What Is Trisomy 9?

Trisomy 9 is often fatal, ending in first-trimester miscarriage

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Sometimes cell division errors of the sperm or egg cells lead to a baby being conceived with a trisomy condition, or three copies of a particular chromosome rather than two. Depending on which chromosome is involved, the effects can range from mild to severe. Trisomy 9 usually falls on the severe end of the spectrum.

What Causes Trisomy 9

Trisomy 9 affects the ninth chromosome. There are three types of trisomy 9:

  • Full trisomy 9: All of the cells in the baby's body and placenta have three copies of chromosome 9.
  • Partial trisomy 9: There are two full copies of the ninth chromosome plus an additional partial copy.
  • Mosaic trisomy 9: The trisomy is present in some of the body's cells while others have a normal set of chromosomes.

Full trisomy 9 is always fatal; most babies with full trisomy 9 are miscarried in the first trimester. Newborns with trisomy 9 often do not survive more than a few months, with most dying in the first week of life. Partial trisomy 9 and mosaic trisomy 9 have a more uncertain prognosis. Many babies with mosaic trisomy 9 die in infancy due to the health problems caused by the disorder, and those that survive usually have severe developmental impairments. Partial trisomy 9 may not affect the baby's life expectancy, but affected babies may have a range of common health and developmental problems.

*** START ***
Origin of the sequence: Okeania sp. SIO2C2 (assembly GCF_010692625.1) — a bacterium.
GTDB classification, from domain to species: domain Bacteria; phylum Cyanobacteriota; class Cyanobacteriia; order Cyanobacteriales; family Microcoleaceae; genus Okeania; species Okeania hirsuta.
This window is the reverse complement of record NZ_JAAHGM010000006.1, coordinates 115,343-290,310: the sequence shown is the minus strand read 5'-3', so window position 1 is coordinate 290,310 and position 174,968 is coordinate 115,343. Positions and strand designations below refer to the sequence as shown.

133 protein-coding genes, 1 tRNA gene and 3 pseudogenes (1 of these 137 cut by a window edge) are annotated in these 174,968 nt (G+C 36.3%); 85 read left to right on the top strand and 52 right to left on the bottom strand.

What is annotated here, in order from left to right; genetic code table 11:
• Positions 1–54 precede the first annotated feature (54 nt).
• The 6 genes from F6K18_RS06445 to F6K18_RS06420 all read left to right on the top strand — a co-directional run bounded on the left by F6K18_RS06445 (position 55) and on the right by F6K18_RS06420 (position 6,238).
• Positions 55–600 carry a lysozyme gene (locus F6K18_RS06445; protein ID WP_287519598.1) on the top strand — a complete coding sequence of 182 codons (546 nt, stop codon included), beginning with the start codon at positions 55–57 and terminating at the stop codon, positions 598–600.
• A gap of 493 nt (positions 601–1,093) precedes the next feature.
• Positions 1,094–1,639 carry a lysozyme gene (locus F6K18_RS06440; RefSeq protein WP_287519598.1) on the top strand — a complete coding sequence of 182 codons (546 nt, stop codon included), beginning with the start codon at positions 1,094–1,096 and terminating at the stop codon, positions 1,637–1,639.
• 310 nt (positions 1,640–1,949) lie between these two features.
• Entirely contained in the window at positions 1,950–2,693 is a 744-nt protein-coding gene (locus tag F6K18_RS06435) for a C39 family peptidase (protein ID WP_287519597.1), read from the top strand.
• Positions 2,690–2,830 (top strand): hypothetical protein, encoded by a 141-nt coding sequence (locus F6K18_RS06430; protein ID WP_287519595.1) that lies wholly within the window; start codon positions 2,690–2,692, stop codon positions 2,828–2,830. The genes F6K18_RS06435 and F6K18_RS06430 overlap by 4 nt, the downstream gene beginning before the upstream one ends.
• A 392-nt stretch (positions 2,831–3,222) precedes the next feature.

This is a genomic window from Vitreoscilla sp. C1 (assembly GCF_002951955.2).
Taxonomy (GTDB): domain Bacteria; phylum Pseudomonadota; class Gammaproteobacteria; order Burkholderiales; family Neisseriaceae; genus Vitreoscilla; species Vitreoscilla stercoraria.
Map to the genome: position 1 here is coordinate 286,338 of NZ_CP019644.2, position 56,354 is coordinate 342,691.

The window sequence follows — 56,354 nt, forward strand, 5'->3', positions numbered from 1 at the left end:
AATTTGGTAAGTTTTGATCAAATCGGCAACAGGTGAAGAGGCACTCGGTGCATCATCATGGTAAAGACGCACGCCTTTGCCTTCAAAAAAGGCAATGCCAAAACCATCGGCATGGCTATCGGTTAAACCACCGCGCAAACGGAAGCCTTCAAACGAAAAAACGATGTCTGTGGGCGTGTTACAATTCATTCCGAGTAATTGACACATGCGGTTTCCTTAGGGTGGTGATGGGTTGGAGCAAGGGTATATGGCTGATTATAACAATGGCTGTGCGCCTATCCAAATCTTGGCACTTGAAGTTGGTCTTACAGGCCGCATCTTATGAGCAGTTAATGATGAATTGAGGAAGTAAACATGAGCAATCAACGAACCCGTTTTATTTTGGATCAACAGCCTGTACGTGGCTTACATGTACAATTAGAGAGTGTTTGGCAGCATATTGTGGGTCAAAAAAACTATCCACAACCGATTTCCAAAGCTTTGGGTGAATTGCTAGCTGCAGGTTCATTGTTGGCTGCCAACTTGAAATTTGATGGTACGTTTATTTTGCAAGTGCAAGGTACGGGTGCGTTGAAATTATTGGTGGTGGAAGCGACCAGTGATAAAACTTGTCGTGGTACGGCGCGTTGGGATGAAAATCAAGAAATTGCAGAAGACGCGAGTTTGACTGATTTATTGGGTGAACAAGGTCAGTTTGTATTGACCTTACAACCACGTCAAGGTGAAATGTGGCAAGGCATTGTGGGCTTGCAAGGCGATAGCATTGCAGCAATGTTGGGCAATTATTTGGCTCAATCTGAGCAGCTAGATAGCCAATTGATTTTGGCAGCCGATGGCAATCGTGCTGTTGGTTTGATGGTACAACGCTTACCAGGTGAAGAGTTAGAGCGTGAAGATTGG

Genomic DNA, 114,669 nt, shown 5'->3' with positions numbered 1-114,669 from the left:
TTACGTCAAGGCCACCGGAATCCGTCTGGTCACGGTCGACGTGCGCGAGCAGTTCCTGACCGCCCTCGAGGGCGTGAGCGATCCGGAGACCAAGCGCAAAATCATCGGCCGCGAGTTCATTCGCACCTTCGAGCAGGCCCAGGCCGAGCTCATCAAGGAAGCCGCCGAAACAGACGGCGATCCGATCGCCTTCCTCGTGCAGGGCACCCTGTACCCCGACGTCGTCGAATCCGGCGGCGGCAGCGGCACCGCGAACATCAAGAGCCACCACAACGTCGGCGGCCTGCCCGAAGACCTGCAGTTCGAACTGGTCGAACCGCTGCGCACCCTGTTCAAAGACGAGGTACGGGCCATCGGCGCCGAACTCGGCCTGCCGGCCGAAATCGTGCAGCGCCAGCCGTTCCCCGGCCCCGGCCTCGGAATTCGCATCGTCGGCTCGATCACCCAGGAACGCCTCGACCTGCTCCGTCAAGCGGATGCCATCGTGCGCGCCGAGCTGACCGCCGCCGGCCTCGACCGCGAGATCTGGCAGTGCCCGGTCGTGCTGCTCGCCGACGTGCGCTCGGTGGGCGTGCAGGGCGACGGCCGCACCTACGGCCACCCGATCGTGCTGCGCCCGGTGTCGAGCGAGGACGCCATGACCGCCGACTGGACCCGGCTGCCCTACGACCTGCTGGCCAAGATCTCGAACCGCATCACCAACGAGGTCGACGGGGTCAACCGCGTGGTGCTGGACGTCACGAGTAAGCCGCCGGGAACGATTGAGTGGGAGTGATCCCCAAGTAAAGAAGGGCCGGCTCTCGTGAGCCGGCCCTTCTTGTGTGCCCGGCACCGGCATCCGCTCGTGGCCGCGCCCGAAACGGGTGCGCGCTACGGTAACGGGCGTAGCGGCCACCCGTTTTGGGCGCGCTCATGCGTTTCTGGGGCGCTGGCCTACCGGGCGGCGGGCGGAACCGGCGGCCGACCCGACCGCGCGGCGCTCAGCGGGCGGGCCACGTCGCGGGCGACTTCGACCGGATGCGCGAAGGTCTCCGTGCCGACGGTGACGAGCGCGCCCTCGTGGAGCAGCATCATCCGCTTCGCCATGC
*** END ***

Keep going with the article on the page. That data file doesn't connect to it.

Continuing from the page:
Sometimes a phenomenon known as trisomy correction can occur very early in embryonic development, leading some cells to be unaffected by trisomy. Researchers believe this is what causes mosaic trisomy. No one is sure what causes the cell division errors or why some babies experience trisomy correction while others do not.

Researchers have not identified any risk factors for trisomy 9. The condition appears to occur randomly. The only exception is if either parent has a condition known as balanced translocation affecting chromosome 9, which could increase the risk of having a baby with partial trisomy 9. However, partial trisomy 9 is relatively rare compared to the other types.

Diagnosing Trisomy 9

Trisomy 9 may be diagnosed following a miscarriage, which could reveal that the miscarried baby had trisomy 9. It is also possible to receive the diagnosis during pregnancy by either chorionic villus sampling (CVS) or amniocentesis. Screening tests can show that a baby may be more likely to have a genetic disorder, but diagnoses can only be confirmed by genetic testing.

It is always scary and confusing to be told your baby has a genetic disorder, no matter how severe the condition may be. If you have miscarried a baby with trisomy 9, you should know that the miscarriage was not your fault and the odds are low that your next pregnancy will be affected.

Sadly, trisomy disorders are one of those things that just happen sometimes.

If you are currently pregnant and prenatal testing found trisomy 9, it's a good idea to talk to an experienced genetic counselor or geneticist. Because CVS tests cells from the placenta and an amniocentesis tests cells from the baby, doctors may recommend following CVS up with an amniocentesis. The prognosis is better if the amniocentesis fails to confirm the CVS findings; this means that the trisomy is most likely confined to the placenta. Unfortunately, prenatal testing currently cannot predict the outcome for individual babies.


Trisomy 9. TheFetus.net. Accessed: Mar 19, 2009. 

Trisomy 9 Mosaicism. University of British Columbia. Chromosomal Mosaicism. Accessed: Mar 19, 2009. 

Yeo, L. et al. "Prenatal Sonographic Findings Associated With Nonmosaic Trisomy 9 and Literature Review." Journal of Ultrasound in Medicine 2003. 22:425-430.

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